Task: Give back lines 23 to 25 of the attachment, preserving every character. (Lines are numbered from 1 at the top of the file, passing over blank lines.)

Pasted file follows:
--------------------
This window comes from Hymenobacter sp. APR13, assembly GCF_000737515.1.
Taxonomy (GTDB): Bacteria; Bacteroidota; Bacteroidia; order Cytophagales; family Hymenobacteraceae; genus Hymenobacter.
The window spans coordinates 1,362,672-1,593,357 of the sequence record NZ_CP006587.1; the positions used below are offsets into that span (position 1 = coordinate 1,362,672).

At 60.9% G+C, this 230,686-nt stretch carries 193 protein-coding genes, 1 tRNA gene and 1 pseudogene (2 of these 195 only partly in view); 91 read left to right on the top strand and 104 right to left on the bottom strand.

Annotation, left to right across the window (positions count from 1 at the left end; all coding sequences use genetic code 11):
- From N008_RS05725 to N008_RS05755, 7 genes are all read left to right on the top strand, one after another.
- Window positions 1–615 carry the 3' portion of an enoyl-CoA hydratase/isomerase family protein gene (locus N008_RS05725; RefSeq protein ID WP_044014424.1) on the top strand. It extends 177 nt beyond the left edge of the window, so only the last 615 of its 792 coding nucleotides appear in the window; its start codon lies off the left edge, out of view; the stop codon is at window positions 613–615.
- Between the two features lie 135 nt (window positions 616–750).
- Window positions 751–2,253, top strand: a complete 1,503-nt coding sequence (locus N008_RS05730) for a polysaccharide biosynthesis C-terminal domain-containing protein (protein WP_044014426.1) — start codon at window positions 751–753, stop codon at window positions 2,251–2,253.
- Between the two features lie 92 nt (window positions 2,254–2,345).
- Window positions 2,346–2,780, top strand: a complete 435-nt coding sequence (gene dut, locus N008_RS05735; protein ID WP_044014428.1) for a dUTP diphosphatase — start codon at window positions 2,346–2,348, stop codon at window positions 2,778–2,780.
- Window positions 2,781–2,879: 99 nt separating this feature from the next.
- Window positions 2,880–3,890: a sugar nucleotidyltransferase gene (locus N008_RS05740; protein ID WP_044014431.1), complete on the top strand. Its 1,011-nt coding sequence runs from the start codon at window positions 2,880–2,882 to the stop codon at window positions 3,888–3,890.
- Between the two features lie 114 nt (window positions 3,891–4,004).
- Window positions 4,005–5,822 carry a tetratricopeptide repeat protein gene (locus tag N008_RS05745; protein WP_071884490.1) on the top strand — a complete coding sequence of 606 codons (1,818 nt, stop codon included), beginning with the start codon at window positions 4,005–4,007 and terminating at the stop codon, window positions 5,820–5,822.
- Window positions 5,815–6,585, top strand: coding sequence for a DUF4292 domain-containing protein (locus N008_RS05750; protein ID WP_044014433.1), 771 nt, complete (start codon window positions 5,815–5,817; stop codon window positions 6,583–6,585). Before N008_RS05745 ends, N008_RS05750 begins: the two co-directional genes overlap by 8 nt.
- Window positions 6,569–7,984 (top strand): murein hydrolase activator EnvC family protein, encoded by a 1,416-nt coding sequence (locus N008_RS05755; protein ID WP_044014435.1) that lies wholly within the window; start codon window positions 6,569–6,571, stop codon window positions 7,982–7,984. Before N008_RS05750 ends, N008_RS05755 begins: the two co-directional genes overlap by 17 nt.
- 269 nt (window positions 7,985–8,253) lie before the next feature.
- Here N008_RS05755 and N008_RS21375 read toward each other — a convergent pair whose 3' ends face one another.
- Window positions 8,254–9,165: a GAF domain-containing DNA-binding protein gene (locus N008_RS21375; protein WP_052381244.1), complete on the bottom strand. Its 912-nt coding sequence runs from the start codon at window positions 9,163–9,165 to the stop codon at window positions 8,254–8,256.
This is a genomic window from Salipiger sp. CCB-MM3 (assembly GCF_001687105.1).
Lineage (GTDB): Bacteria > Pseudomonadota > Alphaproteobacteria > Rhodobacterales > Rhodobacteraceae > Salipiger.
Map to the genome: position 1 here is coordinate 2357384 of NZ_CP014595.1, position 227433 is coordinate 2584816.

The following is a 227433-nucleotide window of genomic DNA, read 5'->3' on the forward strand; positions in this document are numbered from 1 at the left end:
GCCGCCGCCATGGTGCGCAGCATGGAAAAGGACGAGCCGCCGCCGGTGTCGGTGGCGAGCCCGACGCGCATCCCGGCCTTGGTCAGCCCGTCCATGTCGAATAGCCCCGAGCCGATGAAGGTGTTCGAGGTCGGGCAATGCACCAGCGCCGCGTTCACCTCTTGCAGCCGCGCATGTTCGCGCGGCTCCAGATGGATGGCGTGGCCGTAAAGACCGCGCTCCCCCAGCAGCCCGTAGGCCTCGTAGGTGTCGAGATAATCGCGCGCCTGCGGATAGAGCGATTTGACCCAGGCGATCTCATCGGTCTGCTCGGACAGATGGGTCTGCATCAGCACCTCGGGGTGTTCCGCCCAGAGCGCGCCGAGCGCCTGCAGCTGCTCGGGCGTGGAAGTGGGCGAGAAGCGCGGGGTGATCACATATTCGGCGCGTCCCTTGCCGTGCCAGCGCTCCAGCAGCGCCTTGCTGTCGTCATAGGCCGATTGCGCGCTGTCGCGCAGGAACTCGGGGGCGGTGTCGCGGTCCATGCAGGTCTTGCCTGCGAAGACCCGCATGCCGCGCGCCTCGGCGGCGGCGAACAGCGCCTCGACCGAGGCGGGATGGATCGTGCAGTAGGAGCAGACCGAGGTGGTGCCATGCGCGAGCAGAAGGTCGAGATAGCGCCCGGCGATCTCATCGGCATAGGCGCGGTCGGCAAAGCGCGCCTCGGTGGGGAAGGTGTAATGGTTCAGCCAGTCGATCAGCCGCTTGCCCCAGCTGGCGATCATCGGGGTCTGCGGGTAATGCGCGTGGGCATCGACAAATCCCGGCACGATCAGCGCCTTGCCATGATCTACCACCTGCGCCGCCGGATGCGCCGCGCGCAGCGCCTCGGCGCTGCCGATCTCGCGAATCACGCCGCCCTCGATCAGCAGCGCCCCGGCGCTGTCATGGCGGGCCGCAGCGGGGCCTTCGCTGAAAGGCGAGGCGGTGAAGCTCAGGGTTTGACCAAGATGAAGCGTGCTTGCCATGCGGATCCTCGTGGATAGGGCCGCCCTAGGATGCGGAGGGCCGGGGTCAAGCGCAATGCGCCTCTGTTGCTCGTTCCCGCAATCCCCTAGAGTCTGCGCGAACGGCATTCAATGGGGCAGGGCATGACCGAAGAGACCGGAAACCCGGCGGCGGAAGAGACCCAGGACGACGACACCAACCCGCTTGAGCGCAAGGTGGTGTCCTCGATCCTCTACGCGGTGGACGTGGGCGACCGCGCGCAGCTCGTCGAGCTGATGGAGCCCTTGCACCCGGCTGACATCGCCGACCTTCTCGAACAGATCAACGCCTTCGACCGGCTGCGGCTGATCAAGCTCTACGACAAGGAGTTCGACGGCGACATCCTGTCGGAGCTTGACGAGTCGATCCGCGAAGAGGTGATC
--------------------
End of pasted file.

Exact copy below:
Map to the genome: position 1 here is coordinate 2357384 of NZ_CP014595.1, position 227433 is coordinate 2584816.

The following is a 227433-nucleotide window of genomic DNA, read 5'->3' on the forward strand; positions in this document are numbered from 1 at the left end:
GCCGCCGCCATGGTGCGCAGCATGGAAAAGGACGAGCCGCCGCCGGTGTCGGTGGCGAGCCCGACGCGCATCCCGGCCTTGGTCAGCCCGTCCATGTCGAATAGCCCCGAGCCGATGAAGGTGTTCGAGGTCGGGCAATGCACCAGCGCCGCGTTCACCTCTTGCAGCCGCGCATGTTCGCGCGGCTCCAGATGGATGGCGTGGCCGTAAAGACCGCGCTCCCCCAGCAGCCCGTAGGCCTCGTAGGTGTCGAGATAATCGCGCGCCTGCGGATAGAGCGATTTGACCCAGGCGATCTCATCGGTCTGCTCGGACAGATGGGTCTGCATCAGCACCTCGGGGTGTTCCGCCCAGAGCGCGCCGAGCGCCTGCAGCTGCTCGGGCGTGGAAGTGGGCGAGAAGCGCGGGGTGATCACATATTCGGCGCGTCCCTTGCCGTGCCAGCGCTCCAGCAGCGCCTTGCTGTCGTCATAGGCCGATTGCGCGCTGTCGCGCAGGAACTCGGGGGCGGTGTCGCGGTCCATGCAGGTCTTGCCTGCGAAGACCCGCATGCCGCGCGCCTCGGCGGCGGCGAACAGCGCCTCGACCGAGGCGGGATGGATCGTGCAGTAGGAGCAGACCGAGGTGGTGCCATGCGCGAGCAGAAGGTCGAGATAGCGCCCGGCGATCTCATCGGCATAGGCGCGGTCGGCAAAGCGCGCCTCGGTGGGGAAGGTGTAATGGTTCAGCCAGTCGATCAGCCGCTTGCCCCAGCTGGCGATCATCGGGGTCTGCGGGTAATGCGCGTGGGCATCGACAAATCCCGGCACGATCAGCGCCTTGCCATGATCTACCACCTGCGCCGCCGGATGCGCCGCGCGCAGCGCCTCGGCGCTGCCGATCTCGCGAATCACGCCGCCCTCGATCAGCAGCGCCCCGGCGCTGTCATGGCGGGCCGCAGCGGGGCCTTCGCTGAAAGGCGAGGCGGTGAAGCTCAGGGTTTGACCAAGATGAAGCGTGCTTGCCATGCGGATCCTCGTGGATAGGGCCGCCCTAGGATGCGGAGGGCCGGGGTCAAGCGCAATGCGCCTCTGTTGCTCGTTCCCGCAATCCCCTAGAGTCTGCGCGAACGGCATTCAATGGGGCAGGGCATGACCGAAGAGACCGGAAACCCGGCGGCGGAAGAGACCCAGGACGACGACACCAACCCGCTTGAGCGCAAGGTGGTGTCCTCGATCCTCTACGCGGTGGACGTGGGCGACCGCGCGCAGCTCGTCGAGCTGATGGAGCCCTTGCACCCGGCTGACATCGCCGACCTTCTCGAACAGATCAACGCCTTCGACCGGCTGCGGCTGATCAAGCTCTACGACAAGGAGTTCGACGGCGACATCCTGTCGGAGCTTGACGAGTCGATCCGCGAAGAGGTGATC